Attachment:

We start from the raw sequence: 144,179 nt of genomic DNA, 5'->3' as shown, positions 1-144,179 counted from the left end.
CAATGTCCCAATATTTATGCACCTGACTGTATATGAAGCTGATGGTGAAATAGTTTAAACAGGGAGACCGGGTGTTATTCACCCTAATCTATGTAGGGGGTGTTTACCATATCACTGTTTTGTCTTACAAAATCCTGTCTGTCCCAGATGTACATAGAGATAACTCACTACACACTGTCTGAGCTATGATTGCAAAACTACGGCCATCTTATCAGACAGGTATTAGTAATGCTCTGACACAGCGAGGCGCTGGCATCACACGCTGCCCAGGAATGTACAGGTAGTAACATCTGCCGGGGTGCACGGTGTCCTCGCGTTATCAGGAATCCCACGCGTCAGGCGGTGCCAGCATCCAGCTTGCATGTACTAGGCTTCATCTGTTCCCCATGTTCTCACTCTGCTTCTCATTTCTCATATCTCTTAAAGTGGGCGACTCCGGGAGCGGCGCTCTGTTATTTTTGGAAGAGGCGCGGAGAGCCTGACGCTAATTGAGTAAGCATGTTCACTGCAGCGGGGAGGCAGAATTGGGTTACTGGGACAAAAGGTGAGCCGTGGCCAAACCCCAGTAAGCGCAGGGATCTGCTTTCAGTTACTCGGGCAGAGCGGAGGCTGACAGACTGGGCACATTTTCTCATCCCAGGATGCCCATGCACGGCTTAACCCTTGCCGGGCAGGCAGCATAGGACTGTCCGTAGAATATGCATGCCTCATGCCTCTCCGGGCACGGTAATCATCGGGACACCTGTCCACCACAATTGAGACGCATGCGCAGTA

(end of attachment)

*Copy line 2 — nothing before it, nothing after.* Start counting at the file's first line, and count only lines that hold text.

CAATGTCCCAATATTTATGCACCTGACTGTATATGAAGCTGATGGTGAAATAGTTTAAACAGGGAGACCGGGTGTTATTCACCCTAATCTATGTAGGGGGTGTTTACCATATCACTGTTTTGTCTTACAAAATCCTGTCTGTCCCAGATGTACATAGAGATAACTCACTACACACTGTCTGAGCTATGATTGCAAAACTACGGCCATCTTATCAGACAGGTATTAGTAATGCTCTGACACAGCGAGGCGCTGGCATCACACGCTGCCCAGGAATGTACAGGTAGTAACATCTGCCGGGGTGCACGGTGTCCTCGCGTTATCAGGAATCCCACGCGTCAGGCGGTGCCAGCATCCAGCTTGCATGTACTAGGCTTCATCTGTTCCCCATGTTCTCACTCTGCTTCTCATTTCTCATATCTCTTAAAGTGGGCGACTCCGGGAGCGGCGCTCTGTTATTTTTGGAAGAGGCGCGGAGAGCCTGACGCTAATTGAGTAAGCATGTTCACTGCAGCGGGGAGGCAGAATTGGGTTACTGGGACAAAAGGTGAGCCGTGGCCAAACCCCAGTAAGCGCAGGGATCTGCTTTCAGTTACTCGGGCAGAGCGGAGGCTGACAGACTGGGCACATTTTCTCATCCCAGGATGCCCATGCACGGCTTAACCCTTGCCGGGCAGGCAGCATAGGACTGTCCGTAGAATATGCATGCCTCATGCCTCTCCGGGCACGGTAATCATCGGGACACCTGTCCACCACAATTGAGACGCATGCGCAGTA